• Here we show that stimulation of Mo7 hematopoietic cells with c-Kit ligand (KL) induces phosphatidylinositol (PI) 3-kinase-dependent tyrosine phosphorylation and membrane recruitment of Dok-1 [18].
  • Mutations of this domain or Tyr(146) that block homodimerization significantly reduce the ability of Dok to inhibit Src transformation [21].

Other interactions of Dok1

  • Complementation of SHIP(-/-) or Dok1(-/-) cells abrogates their hyperproliferation and intracellular Erk activation [14].
  • Furthermore, treatment of these cells with either a farnesyltransferase inhibitor or a MEK1/2 inhibitor abrogates the increased proliferation of SHIP(-/-) or Dok1(-/-) cells in a dose-dependent manner [14].
  • The RET phosphopeptide binds to Dok1 via a surface groove formed between strand beta5 and the C-terminal alpha-helix of the PTB domain [16].
  • Phosphatidylinositol 3-kinase and Src family kinases are required for phosphorylation and membrane recruitment of Dok-1 in c-Kit signaling [18].
  • However, the use of primary bone marrow mast cells from normal and Lyn-deficient mice demonstrated that Lyn is required for KL-dependent Dok-1 tyrosine phosphorylation [18].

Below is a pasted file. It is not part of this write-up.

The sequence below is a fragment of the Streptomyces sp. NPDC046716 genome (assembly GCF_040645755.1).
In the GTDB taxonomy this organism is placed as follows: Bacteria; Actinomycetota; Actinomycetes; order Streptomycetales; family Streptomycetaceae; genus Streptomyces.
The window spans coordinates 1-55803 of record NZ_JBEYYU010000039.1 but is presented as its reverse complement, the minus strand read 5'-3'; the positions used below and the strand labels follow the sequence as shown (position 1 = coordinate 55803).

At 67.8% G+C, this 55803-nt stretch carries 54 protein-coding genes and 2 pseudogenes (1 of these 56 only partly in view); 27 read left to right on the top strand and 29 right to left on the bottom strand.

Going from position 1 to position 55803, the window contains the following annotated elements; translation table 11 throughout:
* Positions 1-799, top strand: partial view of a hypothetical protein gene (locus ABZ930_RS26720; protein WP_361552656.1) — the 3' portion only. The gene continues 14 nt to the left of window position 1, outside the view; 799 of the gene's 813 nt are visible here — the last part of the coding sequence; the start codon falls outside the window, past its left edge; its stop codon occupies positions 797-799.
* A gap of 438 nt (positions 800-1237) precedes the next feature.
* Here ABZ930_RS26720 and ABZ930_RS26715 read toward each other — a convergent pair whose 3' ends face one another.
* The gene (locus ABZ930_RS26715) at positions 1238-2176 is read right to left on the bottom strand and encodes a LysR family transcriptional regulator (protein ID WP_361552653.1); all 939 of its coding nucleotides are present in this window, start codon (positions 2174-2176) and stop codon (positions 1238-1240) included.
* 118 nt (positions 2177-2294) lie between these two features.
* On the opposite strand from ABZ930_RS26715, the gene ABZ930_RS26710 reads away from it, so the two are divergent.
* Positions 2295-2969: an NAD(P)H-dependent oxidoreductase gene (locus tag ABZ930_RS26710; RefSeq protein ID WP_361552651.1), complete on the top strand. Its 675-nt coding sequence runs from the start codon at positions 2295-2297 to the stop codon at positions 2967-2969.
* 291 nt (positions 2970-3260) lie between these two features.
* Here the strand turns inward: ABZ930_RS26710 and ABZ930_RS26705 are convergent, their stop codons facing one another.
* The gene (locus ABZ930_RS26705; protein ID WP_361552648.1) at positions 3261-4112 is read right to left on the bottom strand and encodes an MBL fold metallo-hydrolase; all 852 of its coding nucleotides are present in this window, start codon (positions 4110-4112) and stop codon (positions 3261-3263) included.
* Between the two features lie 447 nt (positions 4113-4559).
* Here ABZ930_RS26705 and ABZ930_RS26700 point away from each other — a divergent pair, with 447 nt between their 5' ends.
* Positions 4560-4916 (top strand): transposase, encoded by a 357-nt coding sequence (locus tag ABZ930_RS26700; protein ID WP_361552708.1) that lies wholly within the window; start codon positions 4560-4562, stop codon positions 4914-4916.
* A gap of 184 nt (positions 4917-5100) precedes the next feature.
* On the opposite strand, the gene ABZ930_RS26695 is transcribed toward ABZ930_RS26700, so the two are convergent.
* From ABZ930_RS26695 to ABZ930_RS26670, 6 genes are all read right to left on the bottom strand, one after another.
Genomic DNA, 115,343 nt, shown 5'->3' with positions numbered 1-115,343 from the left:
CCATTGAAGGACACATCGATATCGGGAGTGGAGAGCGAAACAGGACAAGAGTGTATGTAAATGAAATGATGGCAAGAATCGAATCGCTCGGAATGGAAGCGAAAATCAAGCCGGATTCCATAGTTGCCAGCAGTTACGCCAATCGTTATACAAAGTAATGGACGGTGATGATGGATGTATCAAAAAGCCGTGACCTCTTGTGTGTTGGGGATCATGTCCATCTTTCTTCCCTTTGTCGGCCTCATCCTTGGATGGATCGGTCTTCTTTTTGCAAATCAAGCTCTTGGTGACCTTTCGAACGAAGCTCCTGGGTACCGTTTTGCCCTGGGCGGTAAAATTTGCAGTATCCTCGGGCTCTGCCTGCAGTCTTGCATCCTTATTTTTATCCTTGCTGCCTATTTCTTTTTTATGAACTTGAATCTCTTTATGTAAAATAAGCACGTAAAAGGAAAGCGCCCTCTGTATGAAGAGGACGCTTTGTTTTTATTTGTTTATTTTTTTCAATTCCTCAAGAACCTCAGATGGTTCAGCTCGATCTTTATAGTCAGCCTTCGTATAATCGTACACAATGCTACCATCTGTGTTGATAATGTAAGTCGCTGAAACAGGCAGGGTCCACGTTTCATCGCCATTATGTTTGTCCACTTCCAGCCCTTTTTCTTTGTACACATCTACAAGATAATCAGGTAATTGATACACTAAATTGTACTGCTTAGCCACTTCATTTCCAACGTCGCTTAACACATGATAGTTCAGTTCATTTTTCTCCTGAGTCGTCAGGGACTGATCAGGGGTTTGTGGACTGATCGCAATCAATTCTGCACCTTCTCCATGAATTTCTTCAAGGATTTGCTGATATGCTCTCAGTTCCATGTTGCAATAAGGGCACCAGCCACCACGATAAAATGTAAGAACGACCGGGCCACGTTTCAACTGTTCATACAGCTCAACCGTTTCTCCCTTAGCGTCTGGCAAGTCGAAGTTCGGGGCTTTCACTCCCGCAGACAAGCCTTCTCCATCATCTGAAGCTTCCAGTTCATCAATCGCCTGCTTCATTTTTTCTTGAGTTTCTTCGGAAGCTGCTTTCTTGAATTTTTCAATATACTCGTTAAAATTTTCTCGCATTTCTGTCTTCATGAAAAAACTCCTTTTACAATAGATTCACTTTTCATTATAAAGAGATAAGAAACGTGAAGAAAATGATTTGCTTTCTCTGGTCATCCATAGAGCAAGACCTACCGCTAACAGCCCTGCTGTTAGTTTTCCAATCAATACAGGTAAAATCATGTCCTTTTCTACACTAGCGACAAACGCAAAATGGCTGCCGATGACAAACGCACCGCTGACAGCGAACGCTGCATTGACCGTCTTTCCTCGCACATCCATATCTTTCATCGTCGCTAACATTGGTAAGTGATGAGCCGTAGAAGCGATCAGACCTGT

Analytical, diagnostic and therapeutic context of Dok1


  1. Dok1 encoding p62(dok) maps to mouse chromosome 6 and human chromosome 2 in a region of translocation in chronic lymphocytic leukemia. Nelms, K., Snow, A.J., Noben-Trauth, K. Genomics (1998) [Pubmed]
  2. Role of Dok-1 and Dok-2 in myeloid homeostasis and suppression of leukemia. Yasuda, T., Shirakata, M., Iwama, A., Ishii, A., Ebihara, Y., Osawa, M., Honda, K., Shinohara, H., Sudo, K., Tsuji, K., Nakauchi, H., Iwakura, Y., Hirai, H., Oda, H., Yamamoto, T., Yamanashi, Y. J. Exp. Med. (2004) [Pubmed]
  3. Role of Dok-1 and Dok-2 in leukemia suppression. Niki, M., Di Cristofano, A., Zhao, M., Honda, H., Hirai, H., Van Aelst, L., Cordon-Cardo, C., Pandolfi, P.P. J. Exp. Med. (2004) [Pubmed]
  4. Inhibition of the motility and growth of B16F10 mouse melanoma cells by dominant negative mutants of Dok-1. Hosooka, T., Noguchi, T., Nagai, H., Horikawa, T., Matozaki, T., Ichihashi, M., Kasuga, M. Mol. Cell. Biol. (2001) [Pubmed]
  5. Association of CD2AP with dynamic actin on vesicles in podocytes. Welsch, T., Endlich, N., Gökce, G., Doroshenko, E., Simpson, J.C., Kriz, W., Shaw, A.S., Endlich, K. Am. J. Physiol. Renal Physiol. (2005) [Pubmed]
  6. A lipid-anchored Grb2-binding protein that links FGF-receptor activation to the Ras/MAPK signaling pathway. Kouhara, H., Hadari, Y.R., Spivak-Kroizman, T., Schilling, J., Bar-Sagi, D., Lax, I., Schlessinger, J. Cell (1997) [Pubmed]
  7. Role of the rasGAP-associated docking protein p62(dok) in negative regulation of B cell receptor-mediated signaling. Yamanashi, Y., Tamura, T., Kanamori, T., Yamane, H., Nariuchi, H., Yamamoto, T., Baltimore, D. Genes Dev. (2000) [Pubmed]
  8. Dok-1 and Dok-2 are negative regulators of lipopolysaccharide-induced signaling. Shinohara, H., Inoue, A., Toyama-Sorimachi, N., Nagai, Y., Yasuda, T., Suzuki, H., Horai, R., Iwakura, Y., Yamamoto, T., Karasuyama, H., Miyake, K., Yamanashi, Y. J. Exp. Med. (2005) [Pubmed]
  9. Calreticulin-integrin bidirectional signaling complex. Zhu, Q., Zelinka, P., White, T., Tanzer, M.L. Biochem. Biophys. Res. Commun. (1997) [Pubmed]